**2.**the curve of the occlusal surfaces of the arches in vertical dimension, brought about by a dipping downward of the mandibular premolars, with a corresponding adjustment of the maxillary premolars.

**curve of Wilson**,

*n.pr*the curvature of the cusps, as seen from the front view. The curve in the mandibular arch is concave, whereas the one in the maxillary arch is convex.

**curve, reverse**,

*n*a curve of occlusion that is convex upward when viewed in the frontal plane.

**curve, sine**,

*n*the wave form of an alternating current, characterized by a rise from zero to maximum positive potential, then descending below zero to its maximum negative value, and then rising to its maximum positive potential, to fall to zero again.

**curve, survival**,

*n*a curve obtained by plotting the number or percentage of organisms surviving at a given time against a given dose of radiation. A curve showing the percentage of individuals surviving at different intervals after a particular dosage of radiation.

## curve

a line that is not straight; the line representing varying values in a graph.

**area under moment curve**

plasma drug concentration × time after dosing versus time after drug administration.

**area under the curve**

the area under a plasma concentration versus time curve. A measure of drug absorption.

**epidemic curve**

a graphical representation showing the number of new cases of the disease plotted against time. A decision on when the new infection rate creates an epidemic varies with the disease and the circumstances. The rate would need to be clearly in excess of its expected frequency.

**fitted curve**

the theoretical frequency distribution whose closeness of fit to the subject data is under test.

**freehand curve**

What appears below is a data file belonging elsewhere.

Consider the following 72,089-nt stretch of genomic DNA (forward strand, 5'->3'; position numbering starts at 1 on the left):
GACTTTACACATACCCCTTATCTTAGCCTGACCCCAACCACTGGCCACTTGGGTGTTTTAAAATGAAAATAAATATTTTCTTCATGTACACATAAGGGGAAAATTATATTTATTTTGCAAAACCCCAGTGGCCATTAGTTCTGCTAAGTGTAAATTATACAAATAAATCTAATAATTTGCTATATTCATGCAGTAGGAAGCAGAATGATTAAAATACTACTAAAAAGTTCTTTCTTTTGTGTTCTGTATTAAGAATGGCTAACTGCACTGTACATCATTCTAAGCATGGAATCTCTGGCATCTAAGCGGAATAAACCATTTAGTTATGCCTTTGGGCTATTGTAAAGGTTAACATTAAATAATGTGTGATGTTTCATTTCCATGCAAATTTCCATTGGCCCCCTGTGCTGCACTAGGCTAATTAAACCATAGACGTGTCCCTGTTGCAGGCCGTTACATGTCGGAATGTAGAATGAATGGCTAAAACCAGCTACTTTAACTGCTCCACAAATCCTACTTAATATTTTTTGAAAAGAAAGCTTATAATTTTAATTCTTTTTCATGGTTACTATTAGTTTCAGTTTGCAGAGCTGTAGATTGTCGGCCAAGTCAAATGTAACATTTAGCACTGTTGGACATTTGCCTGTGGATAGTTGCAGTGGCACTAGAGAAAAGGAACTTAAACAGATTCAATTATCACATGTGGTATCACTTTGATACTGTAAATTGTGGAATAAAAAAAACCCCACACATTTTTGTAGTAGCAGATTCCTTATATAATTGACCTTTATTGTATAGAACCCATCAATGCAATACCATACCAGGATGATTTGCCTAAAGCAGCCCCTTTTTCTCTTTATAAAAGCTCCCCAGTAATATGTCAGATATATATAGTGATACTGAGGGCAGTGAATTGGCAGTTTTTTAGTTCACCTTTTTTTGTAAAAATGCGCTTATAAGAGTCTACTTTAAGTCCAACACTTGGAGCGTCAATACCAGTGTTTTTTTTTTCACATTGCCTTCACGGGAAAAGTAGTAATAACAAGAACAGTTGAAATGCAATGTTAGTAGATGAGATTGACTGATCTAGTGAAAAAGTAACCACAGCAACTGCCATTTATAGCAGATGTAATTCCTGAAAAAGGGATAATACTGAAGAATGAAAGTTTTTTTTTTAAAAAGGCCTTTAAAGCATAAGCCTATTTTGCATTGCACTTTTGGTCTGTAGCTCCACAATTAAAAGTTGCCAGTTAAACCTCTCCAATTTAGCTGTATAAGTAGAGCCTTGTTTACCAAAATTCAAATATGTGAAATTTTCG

a line drawn in by hand on a scattergram to establish the relationship between two variables.

**frequency curve**

a curve representing graphically the probabilities of different numbers of occurrences of an event.

**logarithmic curve**

the curve which demonstrates the straightline relationship between two variables when both of them are scaled as logarithms.

**log dose-response curve**

the standard way of presenting pharmacological data about a drug. The response is plotted against dose on a semilogarithmic graph. It has the advantage that a wide range of dose rates can be entered on the one graph.

**plasma concentration-time curve**

the plasma concentration of a drug plotted against time.

**semilogarithmic curve**

as for logarithmic curve except that only one of the variables is scaled as a logarithm. See also logarithmic relationship.

**sigmoid curve**

an S-shaped curve. A common curve in biological distributions.

**survivorship curve**

a graphic presentation of a life table. Obviously the proportion of survivors decreases with advancing age of the group.

**vertebral curve**

the downward curve of the thoracolumbar region and that of the cervical region in some animals.

## Patient discussion about curve

**Q. I broke my pinkie finger a year ago. It is locked in a curved position. How can I straiten it out?**

**A.**i would let a certified orthopedic look at the finger. treatment is according to the severity of the case. i think Terrany method is about finger physiotherapy. i'm not sure this method is to reshape uneven bone healing. this is a bit different situation, bone can be reshaped, this is how an orthodontic can move teeth- by changing the bone. but it takes a few years. i would go to an orthopedic, i advise you to do the same.